Mentorship Program#

Our personalized professional development mentorship program pairs mentors and mentees based on their preferences.

The program covers a wide range of topics, including:

  • PhD Applications

  • Academic Job Applications

  • Industry Job Applications

  • Transition from Academia to Industry

  • Networking in Academia and Industry

  • Research Concepts and Project Execution

  • Technical Skills Development

  • Professional Communication

  • Time Management and Work-Life Balance

Experienced professionals in the field meet with student groups for one hour each week in live sessions.

These mentor meetings are designed to provide comprehensive support to mentees across various aspects of their academic and career journeys. By participating, mentees can make more informed decisions about their paths, receive targeted guidance on PhD and job applications, and learn how to enhance their applications to stand out in competitive environments.

Additionally, the sessions help expand professional connections, which could lead to collaborative projects, further learning opportunities, or even job offers. Mentees also develop crucial competencies for success in both academic and industry settings and gain insights into effectively managing their professional and personal lives. By sharing real-life experiences, mentors offer practical perspectives on the daily challenges and strategies relevant to both academia and industry.

Useful tips for Students#

I’m a student, how can I make the most out of my mentoring experience?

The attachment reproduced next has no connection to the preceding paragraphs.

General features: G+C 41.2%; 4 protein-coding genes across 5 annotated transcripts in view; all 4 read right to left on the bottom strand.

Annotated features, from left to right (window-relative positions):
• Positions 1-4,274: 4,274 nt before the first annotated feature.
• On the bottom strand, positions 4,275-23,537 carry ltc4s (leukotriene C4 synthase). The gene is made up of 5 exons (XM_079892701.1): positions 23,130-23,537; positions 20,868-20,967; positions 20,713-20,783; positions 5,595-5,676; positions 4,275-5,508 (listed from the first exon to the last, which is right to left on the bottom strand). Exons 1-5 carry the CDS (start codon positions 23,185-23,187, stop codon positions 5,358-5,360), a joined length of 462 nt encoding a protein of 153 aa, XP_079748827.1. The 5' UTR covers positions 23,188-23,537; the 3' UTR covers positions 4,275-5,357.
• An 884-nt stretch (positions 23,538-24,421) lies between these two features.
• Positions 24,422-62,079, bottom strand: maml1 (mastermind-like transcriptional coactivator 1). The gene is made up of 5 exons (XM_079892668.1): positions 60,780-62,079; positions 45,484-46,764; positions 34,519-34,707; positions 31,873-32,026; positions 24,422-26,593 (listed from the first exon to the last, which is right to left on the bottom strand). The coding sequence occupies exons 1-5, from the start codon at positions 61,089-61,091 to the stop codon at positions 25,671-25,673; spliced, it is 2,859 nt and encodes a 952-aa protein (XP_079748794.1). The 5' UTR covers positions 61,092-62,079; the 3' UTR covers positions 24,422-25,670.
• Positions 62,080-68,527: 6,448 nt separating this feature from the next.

Enthusiasm to the max: mentoring is a learning and networking opportunity. You may find someone to look up to, to collaborate with, or just from which to draw off more passion to follow your path in academia or industry.

Program the meeting and work agile: you might want to have a rough drawing of what you’ll be discussing during the meeting, i.e., how to apply to grad school, lab experience, and networking. This will enable you to have a program, leaving less space for improvisation. Be also prepared to adapt to change, because you’ll not be alone in the room and discussion may evolve based on other people’s inputs.

Self-knowledge: you are not expected to know everything about your professional interests, but you should have a clear picture of where you are at the moment. This will help you get the best advice possible from your mentor. During the first meeting, introduce yourself, and reflect on your current career and your plans. Define realistic targets and implement a program to achieve them, with the help of your mentor and your peers.

Take notes and work hard: take notes during or after the meeting to save what has been said. Try to elaborate and work on the suggestions you received so that when you meet up again, you can provide some advances to your mentor and peers.

Own your actions: a mentor is there to guide you, but not to solve your problems. Help might come just as verbal advice. In other cases, they might give you resources like books, papers or institutes to contact. Don’t be afraid to ask, but in the end, you must take action based on this advice, your interests, and your capabilities.

Keep a respectful conversation: mentoring is a social interaction. You may construct a long-lasting relationship with your mentor and your peers. Thus, be kind and have fun, as you’ll be discussing your dreams and career goals, as well as the efforts you’ve made so far to follow them.

Find additional Professional Development resources through our website#